On the first day of his visit to the US, Pope Francis has called for further action on climate change saying that it was “a critical moment of history”.
Speaking to a crowd of more than 11,000 people on the White House South Lawn, Pope Francis said the problem could “no longer be left to a future generation”.
President Barack Obama said Pope Francis reminded people “that we have a sacred obligation to protect our planet”.
The pontiff will later conduct the first canonization on US soil.
Following the speech, the two leaders met behind closed doors in the Oval Office.
Speaking in English – one of the few times the Argentine pontiff is expected to do so during the week’s many events – Pope Francis praised President Barack Obama for recent proposals aimed at tackling air pollution.
Time remains to make the changes required, Pope Francis said, in a speech that also called for protecting religious liberty and stamping out discrimination.
The environmental issue is a divisive one in US politics, with one Republican congressman boycotting Pope Francis’ speech to Congress on September 24 because of the pontiff’s stance.
All the leading Republican presidential candidates oppose action to tackle climate change because they say it will hurt the economy.
The morning began with the pontiff emerging from the Apostolic Nunciature – the Holy See’s equivalent of an embassy – around 09:00 local time.
Clad in his traditional white cassock, Pope Francis spent several minutes greeting well-wishers who had assembled behind temporary fencing in front of the diplomatic complex.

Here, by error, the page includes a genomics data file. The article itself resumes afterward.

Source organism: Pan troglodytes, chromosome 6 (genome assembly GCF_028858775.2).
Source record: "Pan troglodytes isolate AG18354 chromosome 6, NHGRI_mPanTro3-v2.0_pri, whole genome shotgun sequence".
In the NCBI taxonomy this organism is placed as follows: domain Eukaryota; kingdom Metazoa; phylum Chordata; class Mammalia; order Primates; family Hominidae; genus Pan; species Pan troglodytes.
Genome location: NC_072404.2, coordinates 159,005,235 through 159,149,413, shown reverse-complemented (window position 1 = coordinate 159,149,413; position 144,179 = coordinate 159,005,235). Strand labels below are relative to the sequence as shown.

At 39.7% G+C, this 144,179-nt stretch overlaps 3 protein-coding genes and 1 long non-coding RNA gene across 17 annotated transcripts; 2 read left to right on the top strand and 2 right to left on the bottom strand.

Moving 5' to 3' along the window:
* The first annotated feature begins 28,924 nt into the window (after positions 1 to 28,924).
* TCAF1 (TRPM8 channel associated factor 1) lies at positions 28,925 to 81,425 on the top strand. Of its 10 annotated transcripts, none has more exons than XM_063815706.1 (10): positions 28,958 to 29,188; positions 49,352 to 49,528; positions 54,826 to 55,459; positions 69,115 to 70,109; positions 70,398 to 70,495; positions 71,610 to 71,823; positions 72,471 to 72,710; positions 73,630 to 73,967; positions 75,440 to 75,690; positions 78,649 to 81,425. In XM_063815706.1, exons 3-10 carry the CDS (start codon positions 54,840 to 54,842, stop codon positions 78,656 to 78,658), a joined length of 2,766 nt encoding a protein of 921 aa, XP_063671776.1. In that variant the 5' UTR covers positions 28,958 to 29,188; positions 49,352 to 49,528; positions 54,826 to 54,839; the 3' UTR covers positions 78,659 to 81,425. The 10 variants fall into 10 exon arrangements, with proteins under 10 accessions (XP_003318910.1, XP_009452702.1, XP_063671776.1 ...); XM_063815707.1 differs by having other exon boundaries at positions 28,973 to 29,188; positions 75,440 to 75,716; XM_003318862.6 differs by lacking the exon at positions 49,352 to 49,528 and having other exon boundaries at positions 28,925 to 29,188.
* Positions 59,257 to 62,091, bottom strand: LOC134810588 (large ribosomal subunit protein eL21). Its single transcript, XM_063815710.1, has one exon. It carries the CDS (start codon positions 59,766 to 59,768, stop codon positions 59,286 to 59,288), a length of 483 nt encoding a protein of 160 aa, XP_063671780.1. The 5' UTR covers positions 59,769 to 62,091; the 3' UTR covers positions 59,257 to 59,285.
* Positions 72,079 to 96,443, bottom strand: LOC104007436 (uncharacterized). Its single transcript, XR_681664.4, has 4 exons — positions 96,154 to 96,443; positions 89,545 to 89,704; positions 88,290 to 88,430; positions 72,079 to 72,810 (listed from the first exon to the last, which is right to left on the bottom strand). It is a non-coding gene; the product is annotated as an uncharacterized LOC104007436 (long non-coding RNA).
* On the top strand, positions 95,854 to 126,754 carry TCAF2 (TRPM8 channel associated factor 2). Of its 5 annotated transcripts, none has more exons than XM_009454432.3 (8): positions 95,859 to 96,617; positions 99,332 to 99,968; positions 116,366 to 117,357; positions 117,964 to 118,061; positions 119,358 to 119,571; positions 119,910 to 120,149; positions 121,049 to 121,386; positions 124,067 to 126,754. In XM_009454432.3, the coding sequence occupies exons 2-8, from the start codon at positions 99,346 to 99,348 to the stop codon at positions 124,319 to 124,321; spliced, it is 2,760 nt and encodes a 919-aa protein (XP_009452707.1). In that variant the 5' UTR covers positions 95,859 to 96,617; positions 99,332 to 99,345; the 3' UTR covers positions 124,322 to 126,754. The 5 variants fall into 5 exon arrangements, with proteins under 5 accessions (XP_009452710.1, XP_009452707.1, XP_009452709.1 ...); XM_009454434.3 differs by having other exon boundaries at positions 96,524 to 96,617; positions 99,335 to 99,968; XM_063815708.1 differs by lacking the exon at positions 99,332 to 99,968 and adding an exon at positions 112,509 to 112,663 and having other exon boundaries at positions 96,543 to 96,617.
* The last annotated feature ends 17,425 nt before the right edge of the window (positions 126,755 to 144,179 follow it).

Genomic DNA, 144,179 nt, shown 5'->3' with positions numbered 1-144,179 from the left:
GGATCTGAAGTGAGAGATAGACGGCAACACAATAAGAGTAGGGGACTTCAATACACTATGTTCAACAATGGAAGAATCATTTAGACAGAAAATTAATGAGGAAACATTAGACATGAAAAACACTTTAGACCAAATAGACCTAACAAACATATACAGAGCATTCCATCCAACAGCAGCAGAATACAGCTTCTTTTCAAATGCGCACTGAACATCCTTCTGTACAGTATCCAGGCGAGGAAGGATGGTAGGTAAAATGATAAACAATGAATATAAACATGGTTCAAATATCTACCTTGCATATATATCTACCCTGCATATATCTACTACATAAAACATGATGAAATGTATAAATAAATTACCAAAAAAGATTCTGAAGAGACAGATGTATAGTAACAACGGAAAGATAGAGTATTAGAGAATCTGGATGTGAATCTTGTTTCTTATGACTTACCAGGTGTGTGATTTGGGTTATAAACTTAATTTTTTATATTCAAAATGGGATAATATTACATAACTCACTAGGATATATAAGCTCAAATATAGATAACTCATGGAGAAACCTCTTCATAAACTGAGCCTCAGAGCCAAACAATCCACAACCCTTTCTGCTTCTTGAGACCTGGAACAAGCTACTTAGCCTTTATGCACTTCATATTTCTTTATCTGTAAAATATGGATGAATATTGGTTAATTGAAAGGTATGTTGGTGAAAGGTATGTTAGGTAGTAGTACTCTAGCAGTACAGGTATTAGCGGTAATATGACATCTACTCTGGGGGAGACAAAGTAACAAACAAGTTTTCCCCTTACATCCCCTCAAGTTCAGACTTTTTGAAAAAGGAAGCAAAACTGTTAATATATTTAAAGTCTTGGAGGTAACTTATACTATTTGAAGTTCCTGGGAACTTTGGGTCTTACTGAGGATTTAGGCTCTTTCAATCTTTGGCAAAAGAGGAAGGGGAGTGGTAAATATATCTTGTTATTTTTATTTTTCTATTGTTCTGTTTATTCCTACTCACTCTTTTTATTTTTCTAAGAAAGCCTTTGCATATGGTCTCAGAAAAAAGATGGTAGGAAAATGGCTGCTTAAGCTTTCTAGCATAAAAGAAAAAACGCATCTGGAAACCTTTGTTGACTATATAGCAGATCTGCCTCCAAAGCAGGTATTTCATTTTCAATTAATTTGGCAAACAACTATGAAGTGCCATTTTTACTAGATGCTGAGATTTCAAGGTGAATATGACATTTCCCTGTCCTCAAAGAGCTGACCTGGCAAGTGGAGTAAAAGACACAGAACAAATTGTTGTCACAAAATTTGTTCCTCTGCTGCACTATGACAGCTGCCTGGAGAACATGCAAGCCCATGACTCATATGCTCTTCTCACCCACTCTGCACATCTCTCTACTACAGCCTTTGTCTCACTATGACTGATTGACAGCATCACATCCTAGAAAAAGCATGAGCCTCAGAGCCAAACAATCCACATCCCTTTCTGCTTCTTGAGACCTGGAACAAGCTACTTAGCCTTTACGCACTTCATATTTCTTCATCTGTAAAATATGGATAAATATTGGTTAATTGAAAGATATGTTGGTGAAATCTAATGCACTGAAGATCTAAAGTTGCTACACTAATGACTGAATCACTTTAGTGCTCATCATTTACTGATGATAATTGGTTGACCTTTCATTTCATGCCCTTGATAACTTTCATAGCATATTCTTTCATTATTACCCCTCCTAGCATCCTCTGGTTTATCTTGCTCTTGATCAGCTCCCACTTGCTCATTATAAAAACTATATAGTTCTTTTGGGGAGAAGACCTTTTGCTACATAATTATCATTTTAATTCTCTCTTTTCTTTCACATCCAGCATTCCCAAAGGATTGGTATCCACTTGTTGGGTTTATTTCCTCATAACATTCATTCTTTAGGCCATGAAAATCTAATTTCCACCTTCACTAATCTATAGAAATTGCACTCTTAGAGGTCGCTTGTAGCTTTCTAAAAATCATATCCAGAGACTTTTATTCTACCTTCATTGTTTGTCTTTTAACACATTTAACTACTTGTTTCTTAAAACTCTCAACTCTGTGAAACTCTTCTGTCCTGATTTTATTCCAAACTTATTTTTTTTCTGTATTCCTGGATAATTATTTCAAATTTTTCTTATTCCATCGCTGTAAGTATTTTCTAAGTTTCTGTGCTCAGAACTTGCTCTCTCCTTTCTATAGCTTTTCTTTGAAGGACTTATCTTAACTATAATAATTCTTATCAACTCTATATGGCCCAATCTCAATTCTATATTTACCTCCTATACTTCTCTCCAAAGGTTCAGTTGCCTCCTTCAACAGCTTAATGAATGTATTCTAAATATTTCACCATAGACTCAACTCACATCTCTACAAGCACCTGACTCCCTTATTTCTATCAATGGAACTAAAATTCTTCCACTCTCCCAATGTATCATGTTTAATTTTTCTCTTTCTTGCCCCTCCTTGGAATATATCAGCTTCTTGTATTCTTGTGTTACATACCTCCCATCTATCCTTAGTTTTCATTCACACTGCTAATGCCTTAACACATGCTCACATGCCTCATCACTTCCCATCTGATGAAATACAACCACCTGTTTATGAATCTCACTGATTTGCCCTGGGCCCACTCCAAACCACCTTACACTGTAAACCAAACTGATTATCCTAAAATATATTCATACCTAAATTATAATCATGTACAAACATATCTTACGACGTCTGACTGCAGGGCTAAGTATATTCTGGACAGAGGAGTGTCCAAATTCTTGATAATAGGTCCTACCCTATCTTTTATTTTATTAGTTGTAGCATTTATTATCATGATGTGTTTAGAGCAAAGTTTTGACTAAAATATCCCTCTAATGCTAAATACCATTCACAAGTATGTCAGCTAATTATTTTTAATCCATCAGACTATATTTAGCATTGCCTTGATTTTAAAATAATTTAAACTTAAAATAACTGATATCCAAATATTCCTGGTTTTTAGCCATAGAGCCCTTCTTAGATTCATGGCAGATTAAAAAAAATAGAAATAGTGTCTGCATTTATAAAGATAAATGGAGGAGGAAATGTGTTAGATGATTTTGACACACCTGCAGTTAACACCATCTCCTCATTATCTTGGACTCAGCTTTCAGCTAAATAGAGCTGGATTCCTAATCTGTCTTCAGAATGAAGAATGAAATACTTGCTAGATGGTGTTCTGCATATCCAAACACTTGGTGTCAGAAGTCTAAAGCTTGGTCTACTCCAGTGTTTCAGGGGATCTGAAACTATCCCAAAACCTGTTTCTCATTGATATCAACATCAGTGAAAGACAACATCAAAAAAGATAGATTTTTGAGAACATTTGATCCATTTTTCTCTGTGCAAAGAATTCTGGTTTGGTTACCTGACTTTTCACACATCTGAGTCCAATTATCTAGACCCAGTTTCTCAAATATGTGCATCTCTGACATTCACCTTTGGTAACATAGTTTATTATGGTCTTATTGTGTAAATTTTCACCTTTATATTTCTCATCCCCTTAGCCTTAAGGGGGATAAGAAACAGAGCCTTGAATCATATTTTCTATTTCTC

After shaking hands and giving hugs and kisses to the largely young crowd, the pope boarded a modest hatchback trailed by a convoy of large security vehicles and made the 15-minute drive through Washington on streets that had been cleared of traffic for the occasion.
At the White House large crowds gathered on the South Lawn to greet Pope Francis. Officials said over 11,000 tickets had been issued, but noted that the crowd was even larger.
A cadre of Obama administration officials and a military color guard flanked a stage set up outside the South Portico – among the most rare and respectful diplomatic ceremonies that the US government can offer visiting dignitaries.
Following a military color guard and the playing of the Holy See and US national anthems, President Barack Obama welcomed Pope Francis with brief remarks.
The canonization on September 23 will be part of a Spanish-language Mass to be held at the largest Roman Catholic church in North America, and will elevate to sainthood the Spanish missionary who brought Christianity to what is now the US west coast.
At the afternoon Mass, Junipero Serra, a Spanish Franciscan who founded a mission in California in the 18th Century, will become the first Hispanic saint in the US.
But the decision to canonize the missionary has been criticized by some Native Americans, who view him as someone who aggressively imposed Catholicism on their ancestors.
Pope Francis has in the past apologized for the treatment of indigenous people.